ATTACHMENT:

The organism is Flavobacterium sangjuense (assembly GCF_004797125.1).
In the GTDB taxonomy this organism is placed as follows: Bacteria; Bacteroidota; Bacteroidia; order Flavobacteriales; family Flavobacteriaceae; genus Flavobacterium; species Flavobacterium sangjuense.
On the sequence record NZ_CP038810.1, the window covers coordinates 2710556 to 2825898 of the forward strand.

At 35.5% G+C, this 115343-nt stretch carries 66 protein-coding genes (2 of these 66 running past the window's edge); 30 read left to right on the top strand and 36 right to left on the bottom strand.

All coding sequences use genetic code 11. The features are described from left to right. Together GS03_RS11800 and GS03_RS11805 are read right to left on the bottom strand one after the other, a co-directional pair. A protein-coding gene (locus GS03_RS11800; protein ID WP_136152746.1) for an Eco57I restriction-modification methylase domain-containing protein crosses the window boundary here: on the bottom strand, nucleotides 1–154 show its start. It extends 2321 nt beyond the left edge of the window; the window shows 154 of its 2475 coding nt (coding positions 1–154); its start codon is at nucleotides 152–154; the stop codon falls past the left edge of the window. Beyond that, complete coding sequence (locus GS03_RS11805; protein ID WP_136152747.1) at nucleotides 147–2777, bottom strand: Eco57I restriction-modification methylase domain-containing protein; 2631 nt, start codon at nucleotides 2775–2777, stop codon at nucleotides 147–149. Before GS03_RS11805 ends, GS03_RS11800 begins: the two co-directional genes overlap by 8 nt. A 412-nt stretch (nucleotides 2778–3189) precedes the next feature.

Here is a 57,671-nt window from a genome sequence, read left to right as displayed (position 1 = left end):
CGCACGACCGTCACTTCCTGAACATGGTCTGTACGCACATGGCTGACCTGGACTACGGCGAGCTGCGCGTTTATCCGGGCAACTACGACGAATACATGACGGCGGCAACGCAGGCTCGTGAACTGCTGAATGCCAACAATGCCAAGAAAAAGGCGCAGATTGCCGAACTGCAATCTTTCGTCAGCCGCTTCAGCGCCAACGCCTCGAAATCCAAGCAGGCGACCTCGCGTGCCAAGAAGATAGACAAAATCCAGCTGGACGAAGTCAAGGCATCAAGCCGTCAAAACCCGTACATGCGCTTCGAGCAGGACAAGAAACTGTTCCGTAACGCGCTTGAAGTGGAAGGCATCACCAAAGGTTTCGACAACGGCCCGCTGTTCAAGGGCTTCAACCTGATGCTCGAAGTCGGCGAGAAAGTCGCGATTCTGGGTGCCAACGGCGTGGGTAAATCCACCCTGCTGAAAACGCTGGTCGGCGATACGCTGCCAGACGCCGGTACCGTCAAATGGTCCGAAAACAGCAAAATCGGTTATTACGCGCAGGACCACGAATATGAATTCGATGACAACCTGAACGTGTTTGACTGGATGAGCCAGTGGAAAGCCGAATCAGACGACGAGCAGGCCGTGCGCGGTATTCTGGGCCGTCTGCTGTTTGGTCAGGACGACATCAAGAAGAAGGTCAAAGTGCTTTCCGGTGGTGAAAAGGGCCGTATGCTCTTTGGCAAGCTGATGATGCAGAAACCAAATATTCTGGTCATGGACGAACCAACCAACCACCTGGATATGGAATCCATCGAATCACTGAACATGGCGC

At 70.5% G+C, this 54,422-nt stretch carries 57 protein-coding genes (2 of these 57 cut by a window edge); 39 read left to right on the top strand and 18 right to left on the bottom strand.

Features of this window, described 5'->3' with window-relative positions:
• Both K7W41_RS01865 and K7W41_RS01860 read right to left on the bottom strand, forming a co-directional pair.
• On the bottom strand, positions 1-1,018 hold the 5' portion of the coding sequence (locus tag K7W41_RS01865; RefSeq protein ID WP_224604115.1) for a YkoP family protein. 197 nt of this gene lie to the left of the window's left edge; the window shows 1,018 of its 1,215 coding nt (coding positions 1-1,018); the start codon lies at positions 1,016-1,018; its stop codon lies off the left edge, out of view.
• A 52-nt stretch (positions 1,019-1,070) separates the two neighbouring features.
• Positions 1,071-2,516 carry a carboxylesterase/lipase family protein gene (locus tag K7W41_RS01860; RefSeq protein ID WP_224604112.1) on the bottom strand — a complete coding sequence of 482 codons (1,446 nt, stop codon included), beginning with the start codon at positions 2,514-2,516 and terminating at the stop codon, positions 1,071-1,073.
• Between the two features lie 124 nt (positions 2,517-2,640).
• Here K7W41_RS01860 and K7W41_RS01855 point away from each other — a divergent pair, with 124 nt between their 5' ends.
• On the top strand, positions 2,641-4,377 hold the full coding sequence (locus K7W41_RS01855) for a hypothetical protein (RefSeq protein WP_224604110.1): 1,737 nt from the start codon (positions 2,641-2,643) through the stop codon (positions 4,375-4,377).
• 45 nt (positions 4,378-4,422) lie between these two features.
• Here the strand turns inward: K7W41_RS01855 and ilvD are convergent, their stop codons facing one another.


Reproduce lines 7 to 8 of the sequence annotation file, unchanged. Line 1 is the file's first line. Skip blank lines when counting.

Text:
CGCACGACCGTCACTTCCTGAACATGGTCTGTACGCACATGGCTGACCTGGACTACGGCGAGCTGCGCGTTTATCCGGGCAACTACGACGAATACATGACGGCGGCAACGCAGGCTCGTGAACTGCTGAATGCCAACAATGCCAAGAAAAAGGCGCAGATTGCCGAACTGCAATCTTTCGTCAGCCGCTTCAGCGCCAACGCCTCGAAATCCAAGCAGGCGACCTCGCGTGCCAAGAAGATAGACAAAATCCAGCTGGACGAAGTCAAGGCATCAAGCCGTCAAAACCCGTACATGCGCTTCGAGCAGGACAAGAAACTGTTCCGTAACGCGCTTGAAGTGGAAGGCATCACCAAAGGTTTCGACAACGGCCCGCTGTTCAAGGGCTTCAACCTGATGCTCGAAGTCGGCGAGAAAGTCGCGATTCTGGGTGCCAACGGCGTGGGTAAATCCACCCTGCTGAAAACGCTGGTCGGCGATACGCTGCCAGACGCCGGTACCGTCAAATGGTCCGAAAACAGCAAAATCGGTTATTACGCGCAGGACCACGAATATGAATTCGATGACAACCTGAACGTGTTTGACTGGATGAGCCAGTGGAAAGCCGAATCAGACGACGAGCAGGCCGTGCGCGGTATTCTGGGCCGTCTGCTGTTTGGTCAGGACGACATCAAGAAGAAGGTCAAAGTGCTTTCCGGTGGTGAAAAGGGCCGTATGCTCTTTGGCAAGCTGATGATGCAGAAACCAAATATTCTGGTCATGGACGAACCAACCAACCACCTGGATATGGAATCCATCGAATCACTGAACATGGCGC

At 70.5% G+C, this 54,422-nt stretch carries 57 protein-coding genes (2 of these 57 cut by a window edge); 39 read left to right on the top strand and 18 right to left on the bottom strand.